"C'mon," I'll plead, "it's not that likely that I'll fall off the rocky ledge! And it has such a nice view! Please, please just let me climb up there?" Brandon will reply with something about possibilities versus probabilities. In his worldview, if something dangerous is possible, it's also absolutely probable. He's most likely the one that has kept all of us still alive through the years.
In addition to being a risk-taker on high rocky ledges, I'm also a risk-taker about food. I haven't died from food poisoning yet, so I've got thirty-two years of the odds being in my favor - and that means that the local shawerma stand is definitely a feasible dinner option when I'm not in the mood for cooking. Add risk-taking to being cheap and the local shawerma stand guy may or may not already know Brandon and me by sight.
When we moved to Dushanbe I started out drinking reliably safe milk - UHT. It may be nasty, but its nastiness is directly the result of being boiled so long that nothing would even think of living in such inhospitably disgusting milk.
One day while perusing the refrigerator case (you never know what you may find - once I found marscapone cheese), I noticed some bottles of white liquid that looked suspiciously like milk. Thankfully 'milk' in Russian doesn't contain any of those tricky letters that look like they should be English but aren't - the ones that turn 'restoran' into 'pectopah' - and so I could read the label, 'moloko.' It looked close enough to milk for me and so I hauled a few home for Brandon's inspection (instead of intelligently bringing a Russian dictionary with me or even learning words for things like 'cheese' and 'yogurt' I just drag random food items home and make Brandon read the labels for me. This is how I once ended up with starchy fruit drink instead of raspberry jello).
I had heard a rumor of fresh milk, but my informant claimed that it wasn't pasteurized and went bad quickly. So when Brandon came home that evening, I shoved a bottle of 'moloko,' complete with pictures of serenely grazing black-and-white holsteins, at him. "This looks like milk. Do you think it's pasteurized?"
He glanced at the bottle. "Well, what does it say on the bottle?" and pointed at an extremely long word. I shrugged my shoulders. I'm working on my Cyrillic, but it's a lot easier to have someone who already knows Cyrillic to read it for you. He rolled his eyes and read it out. "Pasteurized. At least that's what the bottle claims. There's only one way to know." He cracked open the bottle and passed it around. We all took a swig. That way we could all die together and not leave anyone a fabulously wealthy orphan who would misspend the life insurance money in a life of dissolution.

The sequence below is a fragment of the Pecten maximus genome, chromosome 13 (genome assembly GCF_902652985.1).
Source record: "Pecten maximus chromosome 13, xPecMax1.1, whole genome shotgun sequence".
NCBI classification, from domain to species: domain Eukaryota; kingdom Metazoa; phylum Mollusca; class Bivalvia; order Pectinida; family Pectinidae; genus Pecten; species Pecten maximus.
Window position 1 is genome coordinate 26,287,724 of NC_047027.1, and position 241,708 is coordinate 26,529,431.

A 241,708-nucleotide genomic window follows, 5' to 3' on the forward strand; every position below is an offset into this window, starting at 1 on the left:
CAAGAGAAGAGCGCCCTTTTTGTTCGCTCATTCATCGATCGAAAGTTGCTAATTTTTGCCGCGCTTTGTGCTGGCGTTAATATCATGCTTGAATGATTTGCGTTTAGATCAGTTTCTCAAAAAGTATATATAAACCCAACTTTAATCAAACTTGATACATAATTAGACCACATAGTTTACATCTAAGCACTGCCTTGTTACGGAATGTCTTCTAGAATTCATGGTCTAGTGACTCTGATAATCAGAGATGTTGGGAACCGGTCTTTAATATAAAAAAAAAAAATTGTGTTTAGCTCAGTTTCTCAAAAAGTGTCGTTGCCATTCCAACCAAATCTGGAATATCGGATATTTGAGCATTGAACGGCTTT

The next morning everyone was still alive so I headed back to the store for ten more liters. Not only was the milk tasty - it doesn't take much to be tastier than UHT - it also cost $1.23 less than UHT. And it had a higher fat content, a deliciously creamy 2.5%.
The only problem with buying fresh milk was having to restock the refrigerator several times a week. We probably go through at least fifteen or sixteen liters of milk (more when I'm making mozzarella cheese) and that's a lot of milk to get at one time, especially when it doesn't keep particularly long. After my double baby jogger arrived from storage it was a little easier to get all of that milk home, but it's still troublesome to be tied down to the store by one's need for milk.
A week or so after still not having died, I stopped by a friend's house after loading up on milk. I was raving about finding fresh milk (can you believe it? Fresh! And cheaper than UHT!) because that's what American women do when we live overseas - we talk endlessly about food and where to find it - when her housekeeper mentioned that she got fresh milk delivered to her house.
I had heard of fresh milk deliveries before - I got woken up by the milk man's horn the morning we arrived in Dushanbe - but didn't know how I could arrange one of my own and how much they cost. I had been tempted to run out in the street and chase after the man with his horn, but I'm not sure even my superior mimery skills could pull off "I need fifteen liters of milk every week delivered to my house. How much will it cost?" And even if they could, I think that the milk man would be so confused and flabbergasted by the sight of this white - really really white - lady waving her hands at him and speaking too loudly to pick up on the masterpiece of mimery that I was laying out for him.
I turned on her, "Really?? How often do they come?? Does it stay fresh?? How much does it cost?? How do you get them to come to your house?? How could I get them to come to my house??"
She stepped back and answered my questions one by one. "As much as you like. Four or five days. Four somoni a liter. I'll have your housekeeper set up a delivery for you."
Last Tuesday, my doorbell rang. Standing outside my gate was a woman with two large bottles of my very first delivery of fresh, unpasteurized Dushanbe cow's milk. I brought it inside as the children crowded around, always happy for something new to ask endless questions about. They watched as I carefully poured the milk into a pot, set it into a double boiler and turned the heat on. After the milk reached 145 degrees, I turned the heat down and let it sit for half an hour. Then I put it into a ice bath, cooled it, and poured it into washed bottles.
At dinner, we all took our first swig together, again. No orphans in this family. Most pronounced it drinkable, and I pronounced it $2.03 a gallon cheaper than the milk we had been drinking.
The next morning, we were all still alive and free of any intestinal distress.
Ashley: 1. Milk borne pathogens: 0. Time to find some more rocky ledges.